Articles from the Institute Letter
Additional articles from new and past issues of the Institute Letter will continue to be posted over time and as they become available.
By Hanno Rein
Pluto, the ninth planet in our solar system1 was discovered in 1930, the same year the Institute was founded. While the Institute hosted more than five thousand members in the following sixty-five years, not a single new planet was discovered during the same time.
Finally, in 1995, astronomers spotted an object they called 51 Pegasi b. It was the first discovery of a planet in over half a century. Not only that, it was also the first planet around a Sun-like star outside our own solar system. We now call these planets extrasolar planets, or in short, exoplanets.
As it turns out, 51 Pegasi b is a pretty weird object. It is almost as massive as Jupiter, but it orbits its host star in only four days. Jupiter, as a comparison, needs twelve years to go around the Sun once. Because 51 Pegasi b is very close to the star, its equilibrium temperature is very high. These types of planets are often referred to as “hot Jupiters.”
Since the first exoplanet was discovered, the technology has improved dramatically, and worldwide efforts by astronomers to detect exoplanets now yield a large number of planet detections each year. In 2011, 189 planets were discovered, approximately the number of visiting Members at the Institute every year. In 2012, 130 new planets were found. As of May 20 of this year, the total number of confirmed exoplanets was 892 in 691 different planetary systems.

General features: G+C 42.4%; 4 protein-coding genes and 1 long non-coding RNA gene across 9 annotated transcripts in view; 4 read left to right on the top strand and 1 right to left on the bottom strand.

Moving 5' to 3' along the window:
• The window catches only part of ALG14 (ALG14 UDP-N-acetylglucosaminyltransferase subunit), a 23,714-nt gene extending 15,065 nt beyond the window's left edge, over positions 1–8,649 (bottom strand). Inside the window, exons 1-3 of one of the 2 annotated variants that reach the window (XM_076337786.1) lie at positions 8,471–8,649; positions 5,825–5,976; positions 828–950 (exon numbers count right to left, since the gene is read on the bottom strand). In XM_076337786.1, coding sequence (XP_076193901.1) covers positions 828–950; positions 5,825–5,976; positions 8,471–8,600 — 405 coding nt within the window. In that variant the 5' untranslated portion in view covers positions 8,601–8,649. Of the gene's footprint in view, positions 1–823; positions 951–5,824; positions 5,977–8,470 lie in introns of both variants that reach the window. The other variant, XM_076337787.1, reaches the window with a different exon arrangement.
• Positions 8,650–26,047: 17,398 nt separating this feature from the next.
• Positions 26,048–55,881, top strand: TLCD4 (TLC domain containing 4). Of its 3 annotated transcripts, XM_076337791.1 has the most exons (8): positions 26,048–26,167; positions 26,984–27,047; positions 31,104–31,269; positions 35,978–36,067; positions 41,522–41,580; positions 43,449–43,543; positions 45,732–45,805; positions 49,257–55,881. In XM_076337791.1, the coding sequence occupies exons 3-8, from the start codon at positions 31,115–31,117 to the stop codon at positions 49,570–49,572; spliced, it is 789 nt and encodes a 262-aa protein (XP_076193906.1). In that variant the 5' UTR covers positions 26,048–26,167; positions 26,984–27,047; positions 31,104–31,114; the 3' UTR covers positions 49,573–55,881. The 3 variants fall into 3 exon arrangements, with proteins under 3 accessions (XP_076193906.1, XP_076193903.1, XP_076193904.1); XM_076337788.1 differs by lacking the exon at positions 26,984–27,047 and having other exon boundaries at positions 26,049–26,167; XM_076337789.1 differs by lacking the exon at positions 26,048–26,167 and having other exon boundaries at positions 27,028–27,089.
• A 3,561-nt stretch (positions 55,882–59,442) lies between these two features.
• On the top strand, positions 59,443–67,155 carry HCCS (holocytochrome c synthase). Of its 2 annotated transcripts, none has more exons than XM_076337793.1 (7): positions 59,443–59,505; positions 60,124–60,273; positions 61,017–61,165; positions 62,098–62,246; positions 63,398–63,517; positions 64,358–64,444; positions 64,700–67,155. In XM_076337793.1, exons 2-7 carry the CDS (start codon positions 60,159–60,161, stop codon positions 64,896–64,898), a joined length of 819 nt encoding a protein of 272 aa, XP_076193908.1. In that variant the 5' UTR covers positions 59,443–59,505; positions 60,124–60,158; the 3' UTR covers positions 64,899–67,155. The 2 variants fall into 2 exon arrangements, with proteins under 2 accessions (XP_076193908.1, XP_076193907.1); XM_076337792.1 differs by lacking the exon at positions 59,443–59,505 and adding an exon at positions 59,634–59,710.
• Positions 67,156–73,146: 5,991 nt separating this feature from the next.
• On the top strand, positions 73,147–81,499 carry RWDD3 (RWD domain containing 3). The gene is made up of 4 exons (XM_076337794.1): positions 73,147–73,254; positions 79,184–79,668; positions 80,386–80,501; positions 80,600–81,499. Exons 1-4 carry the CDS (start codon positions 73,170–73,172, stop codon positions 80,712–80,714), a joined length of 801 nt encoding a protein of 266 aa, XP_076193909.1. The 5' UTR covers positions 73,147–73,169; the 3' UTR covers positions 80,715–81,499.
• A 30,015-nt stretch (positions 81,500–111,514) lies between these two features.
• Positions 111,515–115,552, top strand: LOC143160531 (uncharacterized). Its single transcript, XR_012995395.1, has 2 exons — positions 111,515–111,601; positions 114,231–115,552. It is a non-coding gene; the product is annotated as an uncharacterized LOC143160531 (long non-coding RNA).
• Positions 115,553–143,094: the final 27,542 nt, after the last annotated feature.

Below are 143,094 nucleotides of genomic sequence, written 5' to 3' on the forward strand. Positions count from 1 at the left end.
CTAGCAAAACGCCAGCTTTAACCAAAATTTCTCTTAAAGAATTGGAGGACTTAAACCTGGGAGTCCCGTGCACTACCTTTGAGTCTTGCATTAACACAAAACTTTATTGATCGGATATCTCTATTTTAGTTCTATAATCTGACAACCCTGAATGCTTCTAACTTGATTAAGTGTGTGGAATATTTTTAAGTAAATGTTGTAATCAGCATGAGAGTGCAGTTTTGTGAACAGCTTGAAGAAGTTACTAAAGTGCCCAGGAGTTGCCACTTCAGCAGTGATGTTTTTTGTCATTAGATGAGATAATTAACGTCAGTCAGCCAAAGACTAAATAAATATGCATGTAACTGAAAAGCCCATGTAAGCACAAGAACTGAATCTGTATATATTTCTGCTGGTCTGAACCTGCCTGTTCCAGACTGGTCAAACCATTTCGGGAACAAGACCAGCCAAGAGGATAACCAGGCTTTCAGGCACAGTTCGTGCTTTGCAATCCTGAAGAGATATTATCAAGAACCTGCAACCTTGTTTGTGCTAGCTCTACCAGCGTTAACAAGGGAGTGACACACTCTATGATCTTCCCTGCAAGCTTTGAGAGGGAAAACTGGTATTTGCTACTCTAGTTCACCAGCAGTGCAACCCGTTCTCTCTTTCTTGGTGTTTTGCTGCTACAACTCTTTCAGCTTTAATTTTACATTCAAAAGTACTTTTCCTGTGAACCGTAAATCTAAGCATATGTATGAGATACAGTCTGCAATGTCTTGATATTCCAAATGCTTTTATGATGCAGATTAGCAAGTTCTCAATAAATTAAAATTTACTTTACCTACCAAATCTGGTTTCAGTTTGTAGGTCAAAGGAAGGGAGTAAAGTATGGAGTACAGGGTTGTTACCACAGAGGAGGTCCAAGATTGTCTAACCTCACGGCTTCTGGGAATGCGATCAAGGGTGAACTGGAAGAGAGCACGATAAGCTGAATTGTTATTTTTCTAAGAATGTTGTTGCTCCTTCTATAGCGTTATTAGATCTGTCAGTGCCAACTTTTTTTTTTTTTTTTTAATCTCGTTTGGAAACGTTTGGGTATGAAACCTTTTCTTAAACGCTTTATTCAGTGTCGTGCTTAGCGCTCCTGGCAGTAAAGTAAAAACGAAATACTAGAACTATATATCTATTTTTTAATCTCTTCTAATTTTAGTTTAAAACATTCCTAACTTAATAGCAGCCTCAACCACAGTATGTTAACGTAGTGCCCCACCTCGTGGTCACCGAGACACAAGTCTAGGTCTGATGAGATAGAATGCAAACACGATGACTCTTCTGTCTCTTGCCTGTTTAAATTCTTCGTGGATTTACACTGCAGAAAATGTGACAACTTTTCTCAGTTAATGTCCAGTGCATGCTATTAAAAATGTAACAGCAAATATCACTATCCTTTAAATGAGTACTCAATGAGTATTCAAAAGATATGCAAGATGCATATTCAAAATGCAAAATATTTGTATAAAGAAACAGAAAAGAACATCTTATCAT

By Danielle S. Allen
College campuses struggle with how to think and talk about diversity of all kinds, a struggle that has gone on for more than two decades now. Every year, there are stories from around the country about anonymous hate speech and offensive theme parties with equally offensive T-shirts as well as controversies about “political correctness.” Nor has there been a year in my roughly two decades in higher ed when I haven’t read or heard someone wondering, “Why do all the black kids sit together in the cafeteria?”
What are the stakes for how well we deal with diversity on college campuses? There are two answers to this question, one concerning the stakes for the campuses themselves, the other the broader social stakes.
First, for campuses. Social scientists have long distinguished between two kinds of social tie: “bonding ties” that connect people who share similar backgrounds and “bridging ties” that link people who come from different social spaces. Since the 1970s, scholars have been aware that “bridging ties” are especially powerful for generating knowledge transmission; more recently, scholars have argued convincingly that teams and communities that, first, emphasize bridging ties and, second, successfully learn how to communicate across their differences outperform more homogenous teams and communities with regard to the development and deployment of knowledge.